nothing but shibboleth

“Because there is something in the touch of flesh with flesh which abrogates, cuts sharp and straight across the devious intricate channels of decorous ordering, which enemies as well as lovers know because it makes them both:—touch and touch of that which is the citadel of the central I-Am’s private own: not spirit, soul; the liquorish and ungirdled mind is anyone’s to take in any darkened hallway of this earthly tenement. But let flesh touch with flesh, and watch the fall of all the eggshell shibboleth of caste and color too.

{Absalom, Absalom!, W. Faulkner}


I keep ruminating on this passage that my mind somehow dredged up today from sophomore year Am Lit (only a mere decade ago…). I feel like I’ve spent the day cycling through the first five stages of grief: shock, denial, anger, bargaining, depression…lather, rinse, repeat. It’s been a pretty bleak 24+ hours. Yet I have witnessed intermittent glimmers of kindness, compassion, resilience, grace — all of which I believe will coalesce into something truly beautiful and powerful once the dust has settled and people have grieved and healed. At the end of the day, the divisiveness, the rhetoric of fear and bigotry, the vitriol: it’s nothing but eggshell shibboleth. It can and will be overcome.  We can trust that we don’t need to have the answers right now, but we can love because we were first loved. And that gives me hope in a season where hope has been pretty damn elusive, both personally and universally.

As an aside — when your doctor offers to write you a prescription for Xanax the week before the election…you say YES. Lesson learned.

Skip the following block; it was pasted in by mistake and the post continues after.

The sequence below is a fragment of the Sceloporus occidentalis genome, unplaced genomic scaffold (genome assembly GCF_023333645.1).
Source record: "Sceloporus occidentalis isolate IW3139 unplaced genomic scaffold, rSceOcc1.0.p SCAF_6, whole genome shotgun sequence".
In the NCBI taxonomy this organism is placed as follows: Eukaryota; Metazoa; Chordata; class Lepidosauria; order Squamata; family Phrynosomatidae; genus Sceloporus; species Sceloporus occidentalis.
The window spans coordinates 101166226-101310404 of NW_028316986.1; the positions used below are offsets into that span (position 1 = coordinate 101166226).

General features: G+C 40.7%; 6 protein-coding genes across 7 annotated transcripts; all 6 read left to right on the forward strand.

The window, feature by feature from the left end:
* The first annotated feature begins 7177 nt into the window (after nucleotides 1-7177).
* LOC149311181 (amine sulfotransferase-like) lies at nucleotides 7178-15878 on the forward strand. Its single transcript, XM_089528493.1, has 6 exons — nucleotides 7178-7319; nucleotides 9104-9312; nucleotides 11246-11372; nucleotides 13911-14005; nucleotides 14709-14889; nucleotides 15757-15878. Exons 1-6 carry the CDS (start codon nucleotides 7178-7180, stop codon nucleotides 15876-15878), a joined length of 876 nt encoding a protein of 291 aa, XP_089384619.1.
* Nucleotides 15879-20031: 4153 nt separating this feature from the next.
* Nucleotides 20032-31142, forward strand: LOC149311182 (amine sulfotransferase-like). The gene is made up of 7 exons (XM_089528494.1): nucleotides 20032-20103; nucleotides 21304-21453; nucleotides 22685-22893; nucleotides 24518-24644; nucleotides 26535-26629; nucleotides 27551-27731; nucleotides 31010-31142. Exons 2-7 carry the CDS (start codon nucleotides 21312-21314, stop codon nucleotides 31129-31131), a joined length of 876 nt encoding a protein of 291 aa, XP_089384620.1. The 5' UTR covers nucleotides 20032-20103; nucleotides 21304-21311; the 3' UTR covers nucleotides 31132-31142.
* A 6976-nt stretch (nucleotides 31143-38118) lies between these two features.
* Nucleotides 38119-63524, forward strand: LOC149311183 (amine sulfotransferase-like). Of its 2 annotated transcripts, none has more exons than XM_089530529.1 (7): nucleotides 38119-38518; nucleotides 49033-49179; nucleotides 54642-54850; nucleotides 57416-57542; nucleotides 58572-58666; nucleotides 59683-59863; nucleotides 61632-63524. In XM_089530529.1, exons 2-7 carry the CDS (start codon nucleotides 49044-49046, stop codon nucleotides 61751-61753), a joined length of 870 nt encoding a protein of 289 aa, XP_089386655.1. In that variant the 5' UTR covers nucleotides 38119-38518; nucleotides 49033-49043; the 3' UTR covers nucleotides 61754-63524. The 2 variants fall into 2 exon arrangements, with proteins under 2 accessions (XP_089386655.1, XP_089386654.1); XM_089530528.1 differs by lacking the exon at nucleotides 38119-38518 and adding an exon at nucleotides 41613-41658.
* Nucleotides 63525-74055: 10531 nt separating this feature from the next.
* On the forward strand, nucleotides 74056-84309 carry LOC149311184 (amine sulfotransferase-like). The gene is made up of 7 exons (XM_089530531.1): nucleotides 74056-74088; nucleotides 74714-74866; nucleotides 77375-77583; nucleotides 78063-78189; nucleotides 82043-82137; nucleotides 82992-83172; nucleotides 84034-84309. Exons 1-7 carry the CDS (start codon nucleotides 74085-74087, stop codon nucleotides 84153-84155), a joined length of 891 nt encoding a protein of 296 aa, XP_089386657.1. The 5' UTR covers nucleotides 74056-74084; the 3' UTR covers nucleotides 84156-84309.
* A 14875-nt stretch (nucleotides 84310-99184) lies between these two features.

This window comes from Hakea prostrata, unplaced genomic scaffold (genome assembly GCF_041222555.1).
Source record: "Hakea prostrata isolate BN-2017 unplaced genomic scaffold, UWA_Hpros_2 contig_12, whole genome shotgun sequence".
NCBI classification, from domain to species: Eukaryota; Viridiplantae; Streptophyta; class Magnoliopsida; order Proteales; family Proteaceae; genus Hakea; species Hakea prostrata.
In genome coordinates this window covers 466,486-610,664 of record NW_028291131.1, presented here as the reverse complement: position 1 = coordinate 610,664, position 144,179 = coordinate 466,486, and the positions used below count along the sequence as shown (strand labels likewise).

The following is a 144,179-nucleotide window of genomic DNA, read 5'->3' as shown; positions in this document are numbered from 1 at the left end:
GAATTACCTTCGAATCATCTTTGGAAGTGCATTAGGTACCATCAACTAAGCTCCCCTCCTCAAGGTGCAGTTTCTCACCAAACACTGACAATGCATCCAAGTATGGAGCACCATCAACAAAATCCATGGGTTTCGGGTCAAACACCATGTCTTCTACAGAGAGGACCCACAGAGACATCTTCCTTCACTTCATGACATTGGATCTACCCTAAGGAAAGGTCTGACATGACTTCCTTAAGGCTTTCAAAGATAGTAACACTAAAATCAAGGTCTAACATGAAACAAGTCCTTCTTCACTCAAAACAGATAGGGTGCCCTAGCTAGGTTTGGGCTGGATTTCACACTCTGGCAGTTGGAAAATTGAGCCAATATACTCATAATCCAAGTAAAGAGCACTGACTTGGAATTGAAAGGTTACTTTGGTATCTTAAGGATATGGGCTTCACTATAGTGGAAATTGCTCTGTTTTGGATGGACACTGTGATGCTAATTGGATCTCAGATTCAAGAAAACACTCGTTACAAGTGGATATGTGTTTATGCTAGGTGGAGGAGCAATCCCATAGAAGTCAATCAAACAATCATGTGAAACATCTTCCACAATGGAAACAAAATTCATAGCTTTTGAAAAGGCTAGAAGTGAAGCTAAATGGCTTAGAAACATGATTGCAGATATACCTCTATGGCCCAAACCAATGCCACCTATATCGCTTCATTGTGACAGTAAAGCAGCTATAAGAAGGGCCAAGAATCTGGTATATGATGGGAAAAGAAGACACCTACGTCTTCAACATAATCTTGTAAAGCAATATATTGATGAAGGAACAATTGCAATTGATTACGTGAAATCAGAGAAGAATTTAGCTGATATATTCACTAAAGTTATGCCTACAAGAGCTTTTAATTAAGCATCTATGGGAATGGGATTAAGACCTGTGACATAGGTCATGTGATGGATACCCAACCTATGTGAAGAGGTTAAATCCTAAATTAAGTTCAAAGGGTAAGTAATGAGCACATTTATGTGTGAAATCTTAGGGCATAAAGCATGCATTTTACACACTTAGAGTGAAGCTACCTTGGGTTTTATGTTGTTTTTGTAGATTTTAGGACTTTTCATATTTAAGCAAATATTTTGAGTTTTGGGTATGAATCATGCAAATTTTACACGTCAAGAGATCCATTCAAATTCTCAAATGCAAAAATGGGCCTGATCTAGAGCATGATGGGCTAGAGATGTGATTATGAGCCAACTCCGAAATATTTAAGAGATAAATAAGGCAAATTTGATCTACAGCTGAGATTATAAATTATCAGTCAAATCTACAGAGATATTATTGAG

for when i am weak…


Back in my “climbing days” (i.e., in my early twenties, sans law school debt, and dating my climbing instructor), I would approach each route with a hell-bent determination to get to the anchors, no matter what the physical or emotional cost. On virtually every climb, I would verbally coach myself through the various cruxes, commanding myself out loud to “make it work” from hold to hold. True story: on one of my first lead climbs (an overhung 5.10c at the Red), I started crying when aforementioned boyfriend suggested I take and hang for a clearly needed rest, some sixty feet off the ground. To admit that I was struggling was commensurate to quitting in my book. Honestly, I can’t think of a better metaphor for how I’ve approached my life generally — that is, as something to confront head on and muscle/will my way through the difficult stretches. And I believe it’s fair to say that for most of my life, I’ve done so with relative success. So what does it mean when I just can’t “make it work” right now, no matter how hard I try?

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throwing it back


Who knew that 30 is pretty much exactly the same as 29? Just with an additional 365-days’ worth of life experience. And the unceremonious bestowal of social stigma as a single, career-minded woman in her thirties. I cannot get a cat, or it’s over, folks. OVER.

In a fit of elderly nostalgia, I stumbled across something I wrote on the eve my 29th…and not much has changed. Except it has. So it goes. And here I go. “When I was your age…”

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